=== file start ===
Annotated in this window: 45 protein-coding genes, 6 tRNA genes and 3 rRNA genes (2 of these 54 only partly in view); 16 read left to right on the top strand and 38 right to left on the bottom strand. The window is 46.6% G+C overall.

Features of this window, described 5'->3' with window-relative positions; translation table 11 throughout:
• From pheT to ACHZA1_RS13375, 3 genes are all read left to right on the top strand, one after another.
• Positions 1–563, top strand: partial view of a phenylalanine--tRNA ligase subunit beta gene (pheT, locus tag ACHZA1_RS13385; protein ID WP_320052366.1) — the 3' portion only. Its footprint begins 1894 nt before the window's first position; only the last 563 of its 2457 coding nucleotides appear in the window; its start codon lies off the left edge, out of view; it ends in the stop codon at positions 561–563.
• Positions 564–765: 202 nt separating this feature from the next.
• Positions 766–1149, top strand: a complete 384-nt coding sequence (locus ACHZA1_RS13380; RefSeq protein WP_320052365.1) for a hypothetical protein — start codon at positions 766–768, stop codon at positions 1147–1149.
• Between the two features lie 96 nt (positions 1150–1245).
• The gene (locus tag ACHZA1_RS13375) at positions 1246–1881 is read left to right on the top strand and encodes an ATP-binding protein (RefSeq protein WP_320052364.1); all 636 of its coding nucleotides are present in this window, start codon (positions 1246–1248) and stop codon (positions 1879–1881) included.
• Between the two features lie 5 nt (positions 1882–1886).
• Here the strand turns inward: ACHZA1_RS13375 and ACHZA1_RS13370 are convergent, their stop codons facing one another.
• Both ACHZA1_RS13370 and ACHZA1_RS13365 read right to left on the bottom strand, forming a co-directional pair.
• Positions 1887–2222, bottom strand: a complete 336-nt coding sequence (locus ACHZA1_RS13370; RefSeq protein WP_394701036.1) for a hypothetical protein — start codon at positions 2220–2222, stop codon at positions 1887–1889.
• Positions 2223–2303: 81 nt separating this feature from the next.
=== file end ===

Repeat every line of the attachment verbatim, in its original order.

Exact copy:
Annotated in this window: 45 protein-coding genes, 6 tRNA genes and 3 rRNA genes (2 of these 54 only partly in view); 16 read left to right on the top strand and 38 right to left on the bottom strand. The window is 46.6% G+C overall.

Features of this window, described 5'->3' with window-relative positions; translation table 11 throughout:
• From pheT to ACHZA1_RS13375, 3 genes are all read left to right on the top strand, one after another.
• Positions 1–563, top strand: partial view of a phenylalanine--tRNA ligase subunit beta gene (pheT, locus tag ACHZA1_RS13385; protein ID WP_320052366.1) — the 3' portion only. Its footprint begins 1894 nt before the window's first position; only the last 563 of its 2457 coding nucleotides appear in the window; its start codon lies off the left edge, out of view; it ends in the stop codon at positions 561–563.
• Positions 564–765: 202 nt separating this feature from the next.
• Positions 766–1149, top strand: a complete 384-nt coding sequence (locus ACHZA1_RS13380; RefSeq protein WP_320052365.1) for a hypothetical protein — start codon at positions 766–768, stop codon at positions 1147–1149.
• Between the two features lie 96 nt (positions 1150–1245).
• The gene (locus tag ACHZA1_RS13375) at positions 1246–1881 is read left to right on the top strand and encodes an ATP-binding protein (RefSeq protein WP_320052364.1); all 636 of its coding nucleotides are present in this window, start codon (positions 1246–1248) and stop codon (positions 1879–1881) included.
• Between the two features lie 5 nt (positions 1882–1886).
• Here the strand turns inward: ACHZA1_RS13375 and ACHZA1_RS13370 are convergent, their stop codons facing one another.
• Both ACHZA1_RS13370 and ACHZA1_RS13365 read right to left on the bottom strand, forming a co-directional pair.
• Positions 1887–2222, bottom strand: a complete 336-nt coding sequence (locus ACHZA1_RS13370; RefSeq protein WP_394701036.1) for a hypothetical protein — start codon at positions 2220–2222, stop codon at positions 1887–1889.
• Positions 2223–2303: 81 nt separating this feature from the next.